By: Peter S. Alfino, Level II USAT coach, Owner Mile High Multisport, LLC
The off season is where the greatest improvements in your fitness can be gained if you take the correct approach during your off season. What you do and don’t do right now will go a long way in how you race when it counts. My experience has shown that most triathletes don’t make the right decisions at this time of year to help them make improvements down the road. Get adequate rest and a solid preparation phase before beginning your base building phase of training. So how do you know what to work on?
There has to be a period of significant rest between your last key race and your preparation period. I’m not talking taking two days off. If you haven’t given both your body and your mind a period of rest and rejuvenation you will end up injured or flat at some point in the future. How long to rest and recover depends on your tenure in the sport, how long your last season lasted and what was the impact on your body and mind from you last race of the season. Adding that one last race of the season i.e. I just did a full Ironman so I might as well jump into this half two weeks post race or I might as well run that marathon 4 weeks later, is common amongst those people new to the sport. That last race typically pushes you over the edge. Know when to call it a season and avoid the temptation to keep adding races to an already long and rigorous season. Significant rest means 4 weeks at minimum of structured training and possibly more. During this time you can do some light activity such as short 30 minutes swim sessions, hikes or shorter bikes up to an hour. Intensity should be limited and you should spend the majority of your time in zone 1.
PREPARATION PHASE :
When you start back with a formal plan you need to allow 4-6 weeks for the muscles to adapt back to a routine. Emphasis should be on lower intensity and form should be emphasized over duration or intensity. Now is the time to really think about range of motion and improving form in all disciplines. It is a great time of year to start working on your limiters.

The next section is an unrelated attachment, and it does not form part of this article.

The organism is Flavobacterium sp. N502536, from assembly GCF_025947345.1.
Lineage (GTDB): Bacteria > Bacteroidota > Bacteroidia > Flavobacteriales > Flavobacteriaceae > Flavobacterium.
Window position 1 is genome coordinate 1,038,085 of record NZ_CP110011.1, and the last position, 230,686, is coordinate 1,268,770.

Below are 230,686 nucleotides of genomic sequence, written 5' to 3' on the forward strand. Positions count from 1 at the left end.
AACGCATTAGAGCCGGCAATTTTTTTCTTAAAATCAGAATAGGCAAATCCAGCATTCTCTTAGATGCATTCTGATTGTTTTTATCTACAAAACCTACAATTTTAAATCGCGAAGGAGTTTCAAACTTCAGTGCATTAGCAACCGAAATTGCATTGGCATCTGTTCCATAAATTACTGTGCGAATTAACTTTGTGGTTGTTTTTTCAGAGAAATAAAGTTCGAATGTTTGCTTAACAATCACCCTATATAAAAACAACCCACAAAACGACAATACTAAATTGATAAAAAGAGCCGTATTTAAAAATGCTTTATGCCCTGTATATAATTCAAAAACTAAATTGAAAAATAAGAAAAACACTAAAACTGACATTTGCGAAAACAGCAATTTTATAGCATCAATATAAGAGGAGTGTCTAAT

• Strength training: you broke down a lot of muscles during the race season. Time to build strength. Not only will this help you with power but this will aide you in preventing injuries.
• Yoga/Pilates: Great time of year to incorporate Yoga or Pilates into your routine. Improved strength, flexibility and symmetry
• Pool: Time to focus on improving your stroke, body position, kick and arm turnover. Get videotaped and work with a reputable coach. Join a masters program
• Running Drills: Drills and speed skills at this time of year produce improved running economy. Shorter more frequent runs versus fewer longer runs
• Cycling Drills: Speed skills such as spin ups, higher cadence work, ILT’s,( Isolated Leg Training) improve your cycling efficiencies. Sessions on the trainer are shorter although if the weather cooperate there is nothing wrong with a long slow ride in zone 2.
So this off season get rest, slow down, analyze your form and incorporate the necessary work to make improvements when you don’t have the pressure of getting fast for an upcoming race. If you can be patient, your chances of making physiological gains next race season have just improved.
Peter S. Alfino is the owner of Mile High Multisport, LLC. He is a level II USAT certified coach based on of Highlands Ranch Colorado. Contact him at Pete@milehighmultisport.com
Original posting here